The Movement

The Movement
by Ben McGrath
Spring brought the founding of the Tea Party Patriots, a centralized Web destination for decentralized malcontents, and the start of Glenn Beck’s side gig as a social organizer, through his 9.12 Project. The numbers nine and twelve referred to a checklist of principles and values, but their greater significance lay in the allusion to September 11th. “The day after America was attacked, we were not obsessed with Red States, Blue States or political parties,” the project’s mission statement read. “We want to get everyone thinking like it is September 12, 2001, again.” The chosen values were inarguable: things like honesty and hope and courage. Only two of the principles (“I believe in God and He is the center of my life”; “I work hard for what I have and I will share it with who I want to. Government cannot force me to be charitable”) indicated any kind of political agenda. Inclusiveness was the point.

As spring passed into summer, the scores at local Tea Party gatherings turned to hundreds, and then thousands, collecting along the way footloose Ron Paul supporters, goldbugs, evangelicals, Atlas Shruggers, militiamen, strict Constitutionalists, swine-flu skeptics, scattered 9/11 “truthers,” neo-“Birchers,” and, of course, “birthers”—those who remained convinced that the President was a Muslim double agent born in Kenya. “We’ll meet back here in six months,” Beck had said in March, and when September 12th arrived even the truest of believers were surprised by the apparent strength of the new movement, as measured by the throngs who made the pilgrimage to the Capitol for a Taxpayer March on Washington, swarming the Mall with signs reading “ ‘1984’ Is Not an Instruction Manual” and “The Zoo Has an African Lion and the White House Has a Lyin’ African!”

Read more:


The Secret History of the Left

By Daniel Greenfield Monday, January 11, 2010

imageOliver Stone, the American left’s answer to Leni Riefenstahl, having drained the swamps of Viet Cong propaganda dry is going to apply his talent for cinematical historical revisionism to WW2 in a Showtime miniseries, “The Secret History of America”. Like virtually every piece of left wing historical revisionism, Stone’s new miniseries will sweep aside normative history and its villains like Hitler and Stalin, replacing them with the real villain, big business.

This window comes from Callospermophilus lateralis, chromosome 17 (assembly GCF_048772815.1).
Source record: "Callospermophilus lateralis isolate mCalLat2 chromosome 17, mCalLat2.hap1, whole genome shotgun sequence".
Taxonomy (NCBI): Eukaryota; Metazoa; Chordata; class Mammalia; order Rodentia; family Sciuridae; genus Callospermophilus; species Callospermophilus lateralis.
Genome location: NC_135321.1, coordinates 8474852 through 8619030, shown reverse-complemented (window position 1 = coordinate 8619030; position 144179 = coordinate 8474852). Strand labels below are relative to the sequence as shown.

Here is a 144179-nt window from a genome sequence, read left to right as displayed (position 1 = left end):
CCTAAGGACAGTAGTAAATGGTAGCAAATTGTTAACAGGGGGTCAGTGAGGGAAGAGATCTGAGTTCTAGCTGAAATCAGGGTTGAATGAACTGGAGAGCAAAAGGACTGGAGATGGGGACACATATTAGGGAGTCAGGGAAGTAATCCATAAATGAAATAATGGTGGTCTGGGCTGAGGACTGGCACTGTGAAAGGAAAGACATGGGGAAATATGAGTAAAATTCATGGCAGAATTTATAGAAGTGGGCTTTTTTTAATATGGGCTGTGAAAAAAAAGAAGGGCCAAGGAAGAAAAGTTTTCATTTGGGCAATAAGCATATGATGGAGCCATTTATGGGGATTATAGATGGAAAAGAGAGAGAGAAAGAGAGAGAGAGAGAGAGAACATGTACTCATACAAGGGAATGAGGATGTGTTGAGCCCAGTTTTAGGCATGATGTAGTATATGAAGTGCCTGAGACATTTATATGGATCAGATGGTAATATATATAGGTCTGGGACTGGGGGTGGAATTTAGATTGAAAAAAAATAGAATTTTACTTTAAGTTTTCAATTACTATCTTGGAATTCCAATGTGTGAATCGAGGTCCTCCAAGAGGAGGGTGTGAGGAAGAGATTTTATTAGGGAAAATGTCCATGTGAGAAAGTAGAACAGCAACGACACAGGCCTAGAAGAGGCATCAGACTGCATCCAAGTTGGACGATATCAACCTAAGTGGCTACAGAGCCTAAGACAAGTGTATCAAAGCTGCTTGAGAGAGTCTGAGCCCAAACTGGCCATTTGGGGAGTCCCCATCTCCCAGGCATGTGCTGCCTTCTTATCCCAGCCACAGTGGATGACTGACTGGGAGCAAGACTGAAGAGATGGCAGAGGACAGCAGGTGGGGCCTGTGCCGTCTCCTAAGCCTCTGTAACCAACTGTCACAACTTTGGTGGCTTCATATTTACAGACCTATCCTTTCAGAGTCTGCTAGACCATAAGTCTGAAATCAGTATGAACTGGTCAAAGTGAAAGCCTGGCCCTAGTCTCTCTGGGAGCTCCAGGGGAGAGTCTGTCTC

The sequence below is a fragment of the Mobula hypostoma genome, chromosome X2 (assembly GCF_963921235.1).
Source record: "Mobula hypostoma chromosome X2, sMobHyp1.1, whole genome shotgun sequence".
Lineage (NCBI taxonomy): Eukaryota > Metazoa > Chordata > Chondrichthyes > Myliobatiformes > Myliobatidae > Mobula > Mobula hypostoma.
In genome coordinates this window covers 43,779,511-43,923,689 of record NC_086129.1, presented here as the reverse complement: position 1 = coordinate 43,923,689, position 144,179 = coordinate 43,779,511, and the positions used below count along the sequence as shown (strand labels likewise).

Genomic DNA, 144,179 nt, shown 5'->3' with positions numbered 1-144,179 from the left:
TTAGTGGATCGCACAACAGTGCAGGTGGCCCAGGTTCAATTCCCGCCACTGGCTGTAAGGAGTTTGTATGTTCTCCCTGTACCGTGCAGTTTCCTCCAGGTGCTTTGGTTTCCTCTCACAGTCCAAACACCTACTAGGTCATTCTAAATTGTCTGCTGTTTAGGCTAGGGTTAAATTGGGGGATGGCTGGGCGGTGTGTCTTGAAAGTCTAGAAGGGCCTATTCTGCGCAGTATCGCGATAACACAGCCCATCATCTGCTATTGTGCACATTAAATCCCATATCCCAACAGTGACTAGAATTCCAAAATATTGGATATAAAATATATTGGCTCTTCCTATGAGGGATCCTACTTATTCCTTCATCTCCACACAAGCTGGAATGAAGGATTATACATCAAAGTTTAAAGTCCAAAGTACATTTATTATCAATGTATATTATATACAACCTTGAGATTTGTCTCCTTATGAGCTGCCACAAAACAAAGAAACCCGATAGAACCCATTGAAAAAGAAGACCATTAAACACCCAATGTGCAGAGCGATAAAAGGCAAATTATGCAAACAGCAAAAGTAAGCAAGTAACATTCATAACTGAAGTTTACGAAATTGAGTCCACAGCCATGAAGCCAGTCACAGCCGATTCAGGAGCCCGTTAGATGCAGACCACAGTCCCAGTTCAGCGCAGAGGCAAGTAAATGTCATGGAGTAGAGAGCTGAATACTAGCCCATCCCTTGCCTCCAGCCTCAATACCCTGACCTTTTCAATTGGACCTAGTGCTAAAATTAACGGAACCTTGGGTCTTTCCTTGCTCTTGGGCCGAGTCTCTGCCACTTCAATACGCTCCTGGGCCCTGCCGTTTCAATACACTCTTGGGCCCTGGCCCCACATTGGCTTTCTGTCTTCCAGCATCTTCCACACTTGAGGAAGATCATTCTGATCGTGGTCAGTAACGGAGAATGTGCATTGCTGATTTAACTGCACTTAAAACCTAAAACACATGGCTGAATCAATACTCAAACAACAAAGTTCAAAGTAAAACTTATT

The left, which has never come up with an original idea since the 19th century, always trots out the same Marxist reinterpretation of history, in which every major event in history, from the Fall of Rome to the Rise of Hitler; comes down to the capitalist imperialists working to suppress the poor. Howard Zinn’s A People’s History of the United States, the red bible of the American college leftist, reduces American history to a narrative of the rich (the Founding Fathers) staging the American Revolution to suppress minorities and the poor.

The sheer absurdity of 20th century American liberals rewriting all of human history in keeping with their one idee fixe, class struggle, is a demonstration of the lasting influence of Marxist dogma on leading figures on the American left such as Howard Zinn, Michael Moore and Oliver Stone. There is a story about a Communist leader who began a sidewalk address through a megaphone by shouting, “Workers and Peasants of New York”. But while that story may seem laughable, his ideological heirs on the left continue to stick to their same rigorous dogma of class warfare, even when they themselves are millionaires. Read the rest.

Health Care Bill H.R.3200 – Point by Point

Nancy Pelosi Is A Horrible Woman! Jack Cafferty

10 Tips for the GOP in 2010

Voters who want Democrats out don’t yet believe Republicans

would be better.


It is an old rule of politics. When your opponent is in the process of destroying himself, don’t get in his way. Despite tanking poll numbers both for themselves and their president, congressional Democrats have persisted for months in a stunning act of political self-destruction. The evaporation of home-state support for Nebraska Sen. Ben Nelson and the retirements of Christopher Dodd and Byron Dorgan should give the White House and the congressional majority pause, but to date they haven’t.

So should Republicans repair to the sidelines and watch the minions of Harry Reid and Nancy Pelosi strut over the cliff?

Not a chance.

Taking back the House and perhaps the Senate in 2010—not just doing well—will require winning back trust lost between 2000 and 2006. Here are the top 10 things the GOP must do in 2010:   Read the list here.

Jack Cafferty Rips Obama on Failed Openness Pledge: ‘Just Another Lie Told for Political Expediency’

Obama’s Transparency —

Words are one thing; action another.